The only area about which I was unsure was that Leela still believes in "intelligent design": I thought she had come to believe in science under the Doctor's tutelage? I suppose it could be that she's reacting against too much time with Time Lords... but this seems a little as though Cole is lapsing into writing "early Leela" rather than Leela as she has developed over her adventures; the discussions of evolution, drawn rather obviously from Richard Dawkins' The Blind Watchmaker, with Leela standing in as William Paley while Lalla Ward represents her husband, are the weakest on show here. On the other hand, they do the necessary legwork required in foreshadowing the Freaky Friday-type mind-swap that goes on in the story's second half: Romana suddenly acquires Leela's gift for primordial instinct, whilst Leela is all at once clinical and analytical (again, this is another nice nod to the idea of "becoming a different person" about which Leela is already concerned), though Jameson does a better job of selling the switch than Ward.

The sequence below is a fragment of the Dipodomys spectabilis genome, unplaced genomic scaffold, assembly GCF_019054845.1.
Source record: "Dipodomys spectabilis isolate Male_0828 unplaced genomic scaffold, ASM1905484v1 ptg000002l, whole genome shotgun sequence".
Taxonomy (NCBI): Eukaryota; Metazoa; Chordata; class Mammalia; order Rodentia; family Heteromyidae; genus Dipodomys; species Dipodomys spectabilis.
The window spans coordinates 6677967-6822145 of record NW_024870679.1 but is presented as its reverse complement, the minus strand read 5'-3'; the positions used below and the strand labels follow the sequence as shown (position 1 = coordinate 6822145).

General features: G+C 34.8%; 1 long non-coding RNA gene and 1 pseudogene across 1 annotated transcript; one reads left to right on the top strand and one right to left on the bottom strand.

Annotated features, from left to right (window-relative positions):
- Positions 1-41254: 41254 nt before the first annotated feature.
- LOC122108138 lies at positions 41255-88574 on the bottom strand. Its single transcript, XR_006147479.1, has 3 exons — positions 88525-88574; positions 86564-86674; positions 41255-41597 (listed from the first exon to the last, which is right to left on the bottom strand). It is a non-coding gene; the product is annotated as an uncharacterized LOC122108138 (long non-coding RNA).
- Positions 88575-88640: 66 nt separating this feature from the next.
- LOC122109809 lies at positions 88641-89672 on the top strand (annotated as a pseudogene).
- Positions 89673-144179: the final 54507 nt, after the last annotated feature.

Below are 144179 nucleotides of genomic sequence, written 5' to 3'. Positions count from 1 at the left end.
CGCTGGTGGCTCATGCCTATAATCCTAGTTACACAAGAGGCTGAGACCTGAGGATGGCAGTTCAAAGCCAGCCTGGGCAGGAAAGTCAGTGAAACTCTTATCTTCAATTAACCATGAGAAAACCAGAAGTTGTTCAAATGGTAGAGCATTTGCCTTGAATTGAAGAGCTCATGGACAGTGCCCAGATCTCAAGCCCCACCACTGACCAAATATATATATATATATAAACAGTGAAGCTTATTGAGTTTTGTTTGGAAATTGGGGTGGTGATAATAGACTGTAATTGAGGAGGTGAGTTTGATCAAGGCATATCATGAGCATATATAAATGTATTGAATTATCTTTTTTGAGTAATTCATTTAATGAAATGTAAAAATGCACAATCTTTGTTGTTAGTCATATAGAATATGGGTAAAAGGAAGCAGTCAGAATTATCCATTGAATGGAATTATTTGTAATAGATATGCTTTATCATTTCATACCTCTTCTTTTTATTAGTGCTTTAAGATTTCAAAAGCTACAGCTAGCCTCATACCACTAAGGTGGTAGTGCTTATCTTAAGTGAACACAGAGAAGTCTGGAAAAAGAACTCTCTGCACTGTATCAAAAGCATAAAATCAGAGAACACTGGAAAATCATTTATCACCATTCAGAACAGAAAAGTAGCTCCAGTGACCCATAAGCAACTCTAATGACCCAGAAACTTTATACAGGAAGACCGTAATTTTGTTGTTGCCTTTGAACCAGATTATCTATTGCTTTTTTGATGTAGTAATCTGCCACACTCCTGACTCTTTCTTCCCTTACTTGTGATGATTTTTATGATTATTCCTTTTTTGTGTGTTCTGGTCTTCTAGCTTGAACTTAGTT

"You speak of your body like it is a machine, but it is not. How can such a big mind be so narrow?"
The Hallan/Melyin scenes are weaker than the rest of the material (especially the seduction stuff), but don't detract too much from the play's central strengths - and the pay-off at the story's end is rather satisfying, putting Hallan in his place and allowing Melyin to escape and start a new life, which is in keeping with the story's themes after all.
"There will be a place for you with me, for always, whatever face I wear."
"It is sad, the casting off of one life."/"And natural to embrace a new existence."/"Like the trees in autumn, burning off their coats of leaves, taking a new shape, but in time the green leaf grows back and the old shape can be seen again."
"People are alike everywhere. Even with one face they can show two."
"Luckily, this is more of a nuisance than a debacle."